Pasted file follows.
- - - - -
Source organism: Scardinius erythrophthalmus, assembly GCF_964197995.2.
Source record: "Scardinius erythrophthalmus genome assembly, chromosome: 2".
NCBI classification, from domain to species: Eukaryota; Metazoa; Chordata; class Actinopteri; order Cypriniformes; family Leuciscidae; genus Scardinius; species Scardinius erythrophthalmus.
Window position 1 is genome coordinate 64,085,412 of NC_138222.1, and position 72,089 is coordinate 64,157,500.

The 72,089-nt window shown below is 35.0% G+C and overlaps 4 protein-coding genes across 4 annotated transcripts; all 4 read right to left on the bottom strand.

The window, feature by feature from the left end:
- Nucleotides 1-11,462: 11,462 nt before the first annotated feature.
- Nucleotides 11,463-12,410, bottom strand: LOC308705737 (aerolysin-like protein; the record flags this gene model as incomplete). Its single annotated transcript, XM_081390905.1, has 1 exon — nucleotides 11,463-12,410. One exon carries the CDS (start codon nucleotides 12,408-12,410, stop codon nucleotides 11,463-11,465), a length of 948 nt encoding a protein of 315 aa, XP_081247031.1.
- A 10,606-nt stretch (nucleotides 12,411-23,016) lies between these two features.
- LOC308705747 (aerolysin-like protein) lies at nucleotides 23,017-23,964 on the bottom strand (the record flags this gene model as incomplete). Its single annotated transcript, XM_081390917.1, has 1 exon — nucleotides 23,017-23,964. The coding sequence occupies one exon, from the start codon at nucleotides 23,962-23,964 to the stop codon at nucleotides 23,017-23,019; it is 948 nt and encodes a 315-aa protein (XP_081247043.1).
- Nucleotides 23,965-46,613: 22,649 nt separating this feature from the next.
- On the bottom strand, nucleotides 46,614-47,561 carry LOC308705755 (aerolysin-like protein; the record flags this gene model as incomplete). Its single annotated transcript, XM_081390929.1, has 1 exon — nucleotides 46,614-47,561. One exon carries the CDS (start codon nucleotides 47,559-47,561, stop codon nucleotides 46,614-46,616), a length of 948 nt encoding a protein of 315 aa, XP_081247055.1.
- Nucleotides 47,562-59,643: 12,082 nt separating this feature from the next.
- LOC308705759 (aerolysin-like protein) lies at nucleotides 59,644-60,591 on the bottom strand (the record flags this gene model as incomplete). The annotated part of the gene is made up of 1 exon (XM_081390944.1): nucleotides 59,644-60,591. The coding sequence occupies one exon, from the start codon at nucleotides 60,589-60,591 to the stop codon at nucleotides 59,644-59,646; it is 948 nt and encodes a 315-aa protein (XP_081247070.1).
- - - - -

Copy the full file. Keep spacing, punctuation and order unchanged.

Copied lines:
Source organism: Scardinius erythrophthalmus, assembly GCF_964197995.2.
Source record: "Scardinius erythrophthalmus genome assembly, chromosome: 2".
NCBI classification, from domain to species: Eukaryota; Metazoa; Chordata; class Actinopteri; order Cypriniformes; family Leuciscidae; genus Scardinius; species Scardinius erythrophthalmus.
Window position 1 is genome coordinate 64,085,412 of NC_138222.1, and position 72,089 is coordinate 64,157,500.

The 72,089-nt window shown below is 35.0% G+C and overlaps 4 protein-coding genes across 4 annotated transcripts; all 4 read right to left on the bottom strand.

The window, feature by feature from the left end:
- Nucleotides 1-11,462: 11,462 nt before the first annotated feature.
- Nucleotides 11,463-12,410, bottom strand: LOC308705737 (aerolysin-like protein; the record flags this gene model as incomplete). Its single annotated transcript, XM_081390905.1, has 1 exon — nucleotides 11,463-12,410. One exon carries the CDS (start codon nucleotides 12,408-12,410, stop codon nucleotides 11,463-11,465), a length of 948 nt encoding a protein of 315 aa, XP_081247031.1.
- A 10,606-nt stretch (nucleotides 12,411-23,016) lies between these two features.
- LOC308705747 (aerolysin-like protein) lies at nucleotides 23,017-23,964 on the bottom strand (the record flags this gene model as incomplete). Its single annotated transcript, XM_081390917.1, has 1 exon — nucleotides 23,017-23,964. The coding sequence occupies one exon, from the start codon at nucleotides 23,962-23,964 to the stop codon at nucleotides 23,017-23,019; it is 948 nt and encodes a 315-aa protein (XP_081247043.1).
- Nucleotides 23,965-46,613: 22,649 nt separating this feature from the next.
- On the bottom strand, nucleotides 46,614-47,561 carry LOC308705755 (aerolysin-like protein; the record flags this gene model as incomplete). Its single annotated transcript, XM_081390929.1, has 1 exon — nucleotides 46,614-47,561. One exon carries the CDS (start codon nucleotides 47,559-47,561, stop codon nucleotides 46,614-46,616), a length of 948 nt encoding a protein of 315 aa, XP_081247055.1.
- Nucleotides 47,562-59,643: 12,082 nt separating this feature from the next.
- LOC308705759 (aerolysin-like protein) lies at nucleotides 59,644-60,591 on the bottom strand (the record flags this gene model as incomplete). The annotated part of the gene is made up of 1 exon (XM_081390944.1): nucleotides 59,644-60,591. The coding sequence occupies one exon, from the start codon at nucleotides 60,589-60,591 to the stop codon at nucleotides 59,644-59,646; it is 948 nt and encodes a 315-aa protein (XP_081247070.1).